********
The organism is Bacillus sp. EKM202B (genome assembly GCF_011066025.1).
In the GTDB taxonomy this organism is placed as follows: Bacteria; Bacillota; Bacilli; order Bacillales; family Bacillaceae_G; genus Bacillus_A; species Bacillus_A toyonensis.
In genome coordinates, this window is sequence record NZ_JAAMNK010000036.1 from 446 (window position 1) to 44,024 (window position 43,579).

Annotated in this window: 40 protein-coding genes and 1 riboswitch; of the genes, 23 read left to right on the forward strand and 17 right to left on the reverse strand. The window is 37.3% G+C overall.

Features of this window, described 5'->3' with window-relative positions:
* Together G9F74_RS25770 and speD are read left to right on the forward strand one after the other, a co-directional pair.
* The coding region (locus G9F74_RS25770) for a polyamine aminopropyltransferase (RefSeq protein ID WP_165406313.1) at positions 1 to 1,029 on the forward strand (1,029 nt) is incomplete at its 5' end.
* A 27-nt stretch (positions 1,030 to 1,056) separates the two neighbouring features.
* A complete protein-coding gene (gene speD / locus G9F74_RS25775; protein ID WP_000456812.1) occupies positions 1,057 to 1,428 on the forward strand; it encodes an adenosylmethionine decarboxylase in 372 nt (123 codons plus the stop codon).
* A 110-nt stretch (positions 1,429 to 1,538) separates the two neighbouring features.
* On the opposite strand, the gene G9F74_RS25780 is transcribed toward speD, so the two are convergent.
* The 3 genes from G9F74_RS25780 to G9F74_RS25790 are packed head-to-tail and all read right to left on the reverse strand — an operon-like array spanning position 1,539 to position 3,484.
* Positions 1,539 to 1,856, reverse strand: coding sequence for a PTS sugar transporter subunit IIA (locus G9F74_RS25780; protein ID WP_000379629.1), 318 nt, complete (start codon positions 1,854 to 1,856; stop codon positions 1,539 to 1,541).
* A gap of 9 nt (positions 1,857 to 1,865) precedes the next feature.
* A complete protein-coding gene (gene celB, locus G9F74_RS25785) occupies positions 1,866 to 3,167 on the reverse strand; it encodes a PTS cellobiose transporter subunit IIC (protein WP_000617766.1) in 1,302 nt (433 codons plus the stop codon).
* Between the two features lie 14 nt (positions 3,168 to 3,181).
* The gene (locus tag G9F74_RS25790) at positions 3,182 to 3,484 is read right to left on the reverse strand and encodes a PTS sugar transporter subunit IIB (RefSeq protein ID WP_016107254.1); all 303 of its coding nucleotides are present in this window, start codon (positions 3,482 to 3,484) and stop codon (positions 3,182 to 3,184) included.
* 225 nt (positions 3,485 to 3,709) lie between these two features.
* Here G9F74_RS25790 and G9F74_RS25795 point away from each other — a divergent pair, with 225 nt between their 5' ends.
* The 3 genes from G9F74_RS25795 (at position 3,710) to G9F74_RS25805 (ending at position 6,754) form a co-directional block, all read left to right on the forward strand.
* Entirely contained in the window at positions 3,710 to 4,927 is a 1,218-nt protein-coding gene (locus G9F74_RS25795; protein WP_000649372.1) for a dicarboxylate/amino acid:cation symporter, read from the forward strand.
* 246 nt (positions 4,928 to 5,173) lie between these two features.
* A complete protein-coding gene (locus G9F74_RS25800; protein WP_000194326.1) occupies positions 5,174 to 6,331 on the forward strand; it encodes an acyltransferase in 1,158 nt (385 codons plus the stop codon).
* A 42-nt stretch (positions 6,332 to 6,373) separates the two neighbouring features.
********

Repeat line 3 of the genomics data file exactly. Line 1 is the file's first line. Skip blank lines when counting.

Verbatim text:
In genome coordinates, this window is sequence record NZ_JAAMNK010000036.1 from 446 (window position 1) to 44,024 (window position 43,579).